MINIMUM PALM FERTILIZER REGIMEN – what you should be doing to keep your palm healthy

– Fertilize each spring with a specially blended fertilizer for Palms, follow
manufacturers directions and apply 1/2 lb o 1lb of fertilizer per inch of diameter of trunk on your palm, measured from a hands width above the ground level. That means for a 12 inch wide trunk from left to right you
would need 6-12 lbs of fertilizer for just that one palm!

 – Fertilize every fall with magnesium sulfate ( Epsom Salt) to keep your palm green and healthy through the winter months!

MAXIMUM PALM FERTILIZER REGIMEN – what you can do to get your palm up and growing Fast!

  – Fertilize every three months with your choice of Palm fertilizer and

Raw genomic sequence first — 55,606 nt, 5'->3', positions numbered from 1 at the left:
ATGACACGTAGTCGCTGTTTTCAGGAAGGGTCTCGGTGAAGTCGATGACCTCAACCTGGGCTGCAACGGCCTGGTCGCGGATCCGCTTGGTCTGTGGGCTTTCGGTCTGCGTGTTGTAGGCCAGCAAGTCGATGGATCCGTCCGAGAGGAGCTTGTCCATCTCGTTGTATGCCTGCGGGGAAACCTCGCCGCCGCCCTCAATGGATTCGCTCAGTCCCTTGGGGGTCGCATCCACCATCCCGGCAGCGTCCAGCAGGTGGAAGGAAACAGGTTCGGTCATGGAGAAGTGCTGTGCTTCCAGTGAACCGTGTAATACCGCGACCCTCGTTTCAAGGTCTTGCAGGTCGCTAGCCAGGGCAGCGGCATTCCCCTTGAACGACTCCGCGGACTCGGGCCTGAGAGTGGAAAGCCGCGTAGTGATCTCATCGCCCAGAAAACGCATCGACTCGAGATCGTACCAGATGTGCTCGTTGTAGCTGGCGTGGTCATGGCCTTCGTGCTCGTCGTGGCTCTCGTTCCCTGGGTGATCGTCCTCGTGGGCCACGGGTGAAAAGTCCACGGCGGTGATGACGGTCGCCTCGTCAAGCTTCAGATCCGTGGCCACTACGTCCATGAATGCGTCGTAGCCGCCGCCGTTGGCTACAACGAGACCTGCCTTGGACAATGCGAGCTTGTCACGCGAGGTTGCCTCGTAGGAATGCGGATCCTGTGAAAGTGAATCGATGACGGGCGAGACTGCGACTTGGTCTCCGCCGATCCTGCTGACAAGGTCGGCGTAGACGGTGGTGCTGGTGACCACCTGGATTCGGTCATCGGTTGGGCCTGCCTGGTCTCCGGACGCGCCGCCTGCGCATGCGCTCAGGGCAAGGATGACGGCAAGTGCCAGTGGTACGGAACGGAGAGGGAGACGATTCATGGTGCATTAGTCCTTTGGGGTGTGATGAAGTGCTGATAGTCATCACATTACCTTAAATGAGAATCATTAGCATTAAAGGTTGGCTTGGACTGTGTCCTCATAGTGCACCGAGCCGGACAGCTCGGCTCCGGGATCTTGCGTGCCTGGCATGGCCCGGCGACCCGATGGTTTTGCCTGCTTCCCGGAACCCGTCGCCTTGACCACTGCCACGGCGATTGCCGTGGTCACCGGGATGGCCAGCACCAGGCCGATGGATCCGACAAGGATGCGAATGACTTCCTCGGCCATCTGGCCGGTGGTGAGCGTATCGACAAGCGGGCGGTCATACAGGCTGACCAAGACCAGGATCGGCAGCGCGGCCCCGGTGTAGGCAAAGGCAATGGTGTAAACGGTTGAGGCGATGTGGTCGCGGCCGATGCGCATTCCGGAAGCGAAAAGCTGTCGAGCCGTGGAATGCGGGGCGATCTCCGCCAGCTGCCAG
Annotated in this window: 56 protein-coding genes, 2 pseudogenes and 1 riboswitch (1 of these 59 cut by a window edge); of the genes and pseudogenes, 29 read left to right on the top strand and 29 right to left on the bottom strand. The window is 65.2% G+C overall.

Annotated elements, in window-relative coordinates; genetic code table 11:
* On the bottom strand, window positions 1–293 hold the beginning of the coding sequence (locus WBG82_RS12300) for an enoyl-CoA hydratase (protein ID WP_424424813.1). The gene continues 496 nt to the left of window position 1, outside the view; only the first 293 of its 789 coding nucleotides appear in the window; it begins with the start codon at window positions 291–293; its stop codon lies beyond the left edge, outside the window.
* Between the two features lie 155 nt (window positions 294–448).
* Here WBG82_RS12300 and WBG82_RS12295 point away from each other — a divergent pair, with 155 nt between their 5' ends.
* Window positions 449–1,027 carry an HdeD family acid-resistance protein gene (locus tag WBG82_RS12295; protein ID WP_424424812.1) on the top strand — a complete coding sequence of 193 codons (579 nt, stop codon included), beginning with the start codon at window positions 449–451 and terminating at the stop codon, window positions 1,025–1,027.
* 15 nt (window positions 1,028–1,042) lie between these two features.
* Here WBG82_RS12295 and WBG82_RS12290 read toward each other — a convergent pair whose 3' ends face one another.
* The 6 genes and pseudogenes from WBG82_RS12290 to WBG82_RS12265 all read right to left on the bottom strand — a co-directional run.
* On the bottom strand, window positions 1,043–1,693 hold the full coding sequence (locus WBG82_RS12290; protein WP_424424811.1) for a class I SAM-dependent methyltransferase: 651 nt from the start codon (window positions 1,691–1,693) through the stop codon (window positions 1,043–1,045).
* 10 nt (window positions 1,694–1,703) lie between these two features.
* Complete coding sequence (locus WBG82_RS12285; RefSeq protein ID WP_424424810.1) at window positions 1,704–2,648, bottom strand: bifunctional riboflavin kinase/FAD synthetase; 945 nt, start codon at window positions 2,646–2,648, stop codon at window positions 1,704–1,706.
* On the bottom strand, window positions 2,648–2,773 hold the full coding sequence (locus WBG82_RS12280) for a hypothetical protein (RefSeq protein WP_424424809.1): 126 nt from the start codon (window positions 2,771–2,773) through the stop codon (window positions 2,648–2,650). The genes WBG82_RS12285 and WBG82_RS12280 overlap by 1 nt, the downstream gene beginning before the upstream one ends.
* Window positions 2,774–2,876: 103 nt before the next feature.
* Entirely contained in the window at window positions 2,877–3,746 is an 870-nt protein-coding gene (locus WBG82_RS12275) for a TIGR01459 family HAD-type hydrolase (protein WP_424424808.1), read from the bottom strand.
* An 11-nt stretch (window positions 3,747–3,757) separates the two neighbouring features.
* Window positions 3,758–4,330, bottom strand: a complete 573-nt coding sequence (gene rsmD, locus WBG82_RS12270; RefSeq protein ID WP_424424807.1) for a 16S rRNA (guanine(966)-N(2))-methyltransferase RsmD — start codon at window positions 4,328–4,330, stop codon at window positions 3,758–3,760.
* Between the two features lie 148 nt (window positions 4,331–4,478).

Magnesium Sulfate. Water 3-4 times per week and make sure to water thoroughly after each fertilizer application.

 – Wait till fronds have turned completely brown before removing from the palm as the palm will take back in the nutrients from those older leaves ad use it when forming new ones.



Note : When planting smaller palms being grown in a container, this rule does not apply, rather, use half the recommended application rate for your trunks diameter, as containered palms roots have not been damaged or cut during planting but are still only a portion as large as they would be if the palm had been growing in the ground and excess fertilizer on a confined root system is still not preferable for maximum health.

Palm fertilizers are water soluble and will burn the new roots your palm tree is trying to put out as it establishes itself into the landscape. It is best to use only poly coated plant food that is heat release like Osmocote general purpose fertilizer or non burning Milorganite in the first year in the landscape, and then the following year, start your palm food regimen that will provide all of the minor nutrients that your palms will need to keep them healthy and problem free in Florida’s soils.